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I am busy installing sound in my car. I have installed an amp and have VCC running to the battery and ground connected to the body of the car. I have noticed that there is noise, seems to be a high frequency noise, that is produced when the amp is on. The pitch of the noise increases when I accelerate (this is quite annoying). This noise did not happen when I didn't have an amp so I'm assuming its the way I have connected the amp. I would like to know if this is a common problem and any suggestions on how to fix it would be appreciated.

Extra: after connecting my amp my radio reception is terrible, I noticed that my aerial is also grounded to the body so I'm wondering if the amp could be affecting the aerial.

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closed as off-topic by JYelton, Anindo Ghosh, Dave Tweed, Matt Young, Scott Seidman Aug 29 '13 at 18:22

This question appears to be off-topic. The users who voted to close gave this specific reason:

  • "Questions on the use of electronic devices are off-topic as this site is intended specifically for questions on electronics design." – Anindo Ghosh, Dave Tweed, Matt Young, Scott Seidman
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This question appears to be off-topic because it is not about electronic design. –  JYelton Aug 29 '13 at 5:18
    
Keagan, sorry, this might be border-line, because it is still a common electronics engineering problem. –  JYelton Aug 29 '13 at 5:19
    
I apologise for posting in the wrong place but I thought this was a common electronics problem. Im only 1st year electronics engineering so I dont know THAT much about electronics yet. –  Keagan Ladds Aug 29 '13 at 5:32
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If it helps any, you might like the Crutchfield guide to car amp noise problems or noise suppression guide. –  JYelton Aug 29 '13 at 5:41
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1 Answer 1

Sounds like you have some suspect wiring and/or less than brilliant electrical systems in your car. The amplifier is highlighting it as you're boosting the small signals a lot more. It's also probable that it does not have very good EMI protection, compared to the OE head unit which has the advantage of knowing exactly how bad the system is going to be.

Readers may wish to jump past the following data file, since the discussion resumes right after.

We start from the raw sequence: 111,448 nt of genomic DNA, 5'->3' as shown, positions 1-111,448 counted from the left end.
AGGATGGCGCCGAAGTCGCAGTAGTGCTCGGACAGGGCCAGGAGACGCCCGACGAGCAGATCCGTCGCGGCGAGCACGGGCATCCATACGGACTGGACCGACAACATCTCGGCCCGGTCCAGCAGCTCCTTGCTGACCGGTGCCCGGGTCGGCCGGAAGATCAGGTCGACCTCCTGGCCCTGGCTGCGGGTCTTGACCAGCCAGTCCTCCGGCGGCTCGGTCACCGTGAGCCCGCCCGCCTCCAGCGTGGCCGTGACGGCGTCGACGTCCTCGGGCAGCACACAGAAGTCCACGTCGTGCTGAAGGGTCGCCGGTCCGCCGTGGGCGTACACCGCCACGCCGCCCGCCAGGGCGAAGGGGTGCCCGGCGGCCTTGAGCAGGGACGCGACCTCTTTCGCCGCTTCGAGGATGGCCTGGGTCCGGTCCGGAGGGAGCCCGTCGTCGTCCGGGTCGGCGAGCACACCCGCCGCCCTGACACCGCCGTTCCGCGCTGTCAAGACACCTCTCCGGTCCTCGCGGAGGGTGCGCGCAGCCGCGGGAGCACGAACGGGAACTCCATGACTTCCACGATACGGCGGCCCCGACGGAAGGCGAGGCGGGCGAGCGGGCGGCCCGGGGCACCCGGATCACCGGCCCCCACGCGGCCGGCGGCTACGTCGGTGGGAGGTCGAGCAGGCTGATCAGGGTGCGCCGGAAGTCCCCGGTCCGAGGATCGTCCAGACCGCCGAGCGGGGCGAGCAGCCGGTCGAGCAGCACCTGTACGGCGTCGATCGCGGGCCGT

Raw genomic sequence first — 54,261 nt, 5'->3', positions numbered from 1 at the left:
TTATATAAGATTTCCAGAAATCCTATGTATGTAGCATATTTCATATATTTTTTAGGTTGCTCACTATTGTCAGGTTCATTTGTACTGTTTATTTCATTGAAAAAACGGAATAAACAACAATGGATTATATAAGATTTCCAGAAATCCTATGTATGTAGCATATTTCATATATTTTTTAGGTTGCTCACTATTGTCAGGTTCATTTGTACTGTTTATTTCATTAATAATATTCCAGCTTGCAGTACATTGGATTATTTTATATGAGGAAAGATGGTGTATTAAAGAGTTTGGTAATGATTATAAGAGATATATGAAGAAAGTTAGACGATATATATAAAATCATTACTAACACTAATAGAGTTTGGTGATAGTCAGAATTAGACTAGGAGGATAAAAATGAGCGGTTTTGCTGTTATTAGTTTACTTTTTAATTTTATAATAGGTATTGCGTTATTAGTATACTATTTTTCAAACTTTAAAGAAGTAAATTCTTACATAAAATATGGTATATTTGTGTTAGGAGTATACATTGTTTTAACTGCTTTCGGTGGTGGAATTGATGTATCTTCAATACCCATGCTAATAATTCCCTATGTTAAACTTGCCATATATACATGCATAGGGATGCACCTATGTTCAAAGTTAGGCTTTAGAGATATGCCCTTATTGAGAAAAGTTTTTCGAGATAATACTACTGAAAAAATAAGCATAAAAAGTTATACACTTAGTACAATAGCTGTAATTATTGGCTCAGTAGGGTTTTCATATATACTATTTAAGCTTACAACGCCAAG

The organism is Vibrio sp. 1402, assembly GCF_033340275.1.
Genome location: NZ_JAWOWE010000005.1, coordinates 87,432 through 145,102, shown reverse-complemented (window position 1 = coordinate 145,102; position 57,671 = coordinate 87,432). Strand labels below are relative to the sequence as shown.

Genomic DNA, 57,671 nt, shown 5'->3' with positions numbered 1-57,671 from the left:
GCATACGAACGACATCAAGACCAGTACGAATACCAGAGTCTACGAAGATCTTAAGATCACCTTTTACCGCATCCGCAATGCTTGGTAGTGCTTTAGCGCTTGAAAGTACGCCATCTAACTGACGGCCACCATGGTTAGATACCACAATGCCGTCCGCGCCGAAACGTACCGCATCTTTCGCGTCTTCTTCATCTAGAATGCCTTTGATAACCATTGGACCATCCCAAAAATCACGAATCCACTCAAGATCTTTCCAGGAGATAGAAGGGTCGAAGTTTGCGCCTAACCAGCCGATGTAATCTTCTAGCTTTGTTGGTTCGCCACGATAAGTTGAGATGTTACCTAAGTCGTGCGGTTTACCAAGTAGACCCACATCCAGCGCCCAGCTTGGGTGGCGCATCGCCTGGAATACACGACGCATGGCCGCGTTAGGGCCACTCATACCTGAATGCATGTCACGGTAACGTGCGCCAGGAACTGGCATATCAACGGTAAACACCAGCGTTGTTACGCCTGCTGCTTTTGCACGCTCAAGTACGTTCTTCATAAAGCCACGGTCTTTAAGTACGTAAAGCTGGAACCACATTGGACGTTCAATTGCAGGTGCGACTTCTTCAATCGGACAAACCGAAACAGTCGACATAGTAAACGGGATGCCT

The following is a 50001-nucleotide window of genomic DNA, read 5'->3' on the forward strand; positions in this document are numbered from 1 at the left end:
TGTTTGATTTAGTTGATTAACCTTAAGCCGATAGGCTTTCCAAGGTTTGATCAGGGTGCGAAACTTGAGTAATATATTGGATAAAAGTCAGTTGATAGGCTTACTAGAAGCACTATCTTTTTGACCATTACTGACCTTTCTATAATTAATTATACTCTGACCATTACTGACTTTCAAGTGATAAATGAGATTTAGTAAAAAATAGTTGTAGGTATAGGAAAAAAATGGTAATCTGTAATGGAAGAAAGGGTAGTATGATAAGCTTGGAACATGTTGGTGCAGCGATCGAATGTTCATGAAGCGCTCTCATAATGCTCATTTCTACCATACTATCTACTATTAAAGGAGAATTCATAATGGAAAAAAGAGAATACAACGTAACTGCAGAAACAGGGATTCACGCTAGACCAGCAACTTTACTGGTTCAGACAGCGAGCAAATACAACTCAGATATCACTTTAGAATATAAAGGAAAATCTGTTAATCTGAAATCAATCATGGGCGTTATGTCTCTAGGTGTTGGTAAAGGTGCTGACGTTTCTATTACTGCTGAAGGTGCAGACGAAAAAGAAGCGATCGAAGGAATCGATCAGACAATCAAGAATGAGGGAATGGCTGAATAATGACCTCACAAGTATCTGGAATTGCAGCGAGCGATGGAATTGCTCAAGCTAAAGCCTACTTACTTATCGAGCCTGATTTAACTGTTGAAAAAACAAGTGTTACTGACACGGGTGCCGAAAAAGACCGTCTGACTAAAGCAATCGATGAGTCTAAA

User28161 missed a major source of the high-pitched whine which is your vehicle's alternator.

First step would be to look at suppression, these problems are as old as the car radio and are very well documented so I won't go into the detail other than to suggest googling & reading up on it.

If you have access to an oscilloscope you may be able to trace the noise back through the system to find out where it's being introduced.

Using good heavy cables for the wiring, and connecting the negative direct to the battery terminal rather than just grounding to the bodywork (copper is a better conductor than steel, your car's bodywork is not designed to be an electrically efficient path, there are spot welds, paint, possibly corrosion...).

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I can confirm that the alternator and/or ignition system is a huge noise source. It gets everywhere in a car, and is often common-mode too. If I'm charging my MP3 player, and have it plugged into the line-in on my head-unit, I get a distinct whining that varies depending on the engine speed. The solution is something that breaks the common-mode noise, e.g. an audio isolation transformer. –  Connor Wolf Aug 29 '13 at 8:45
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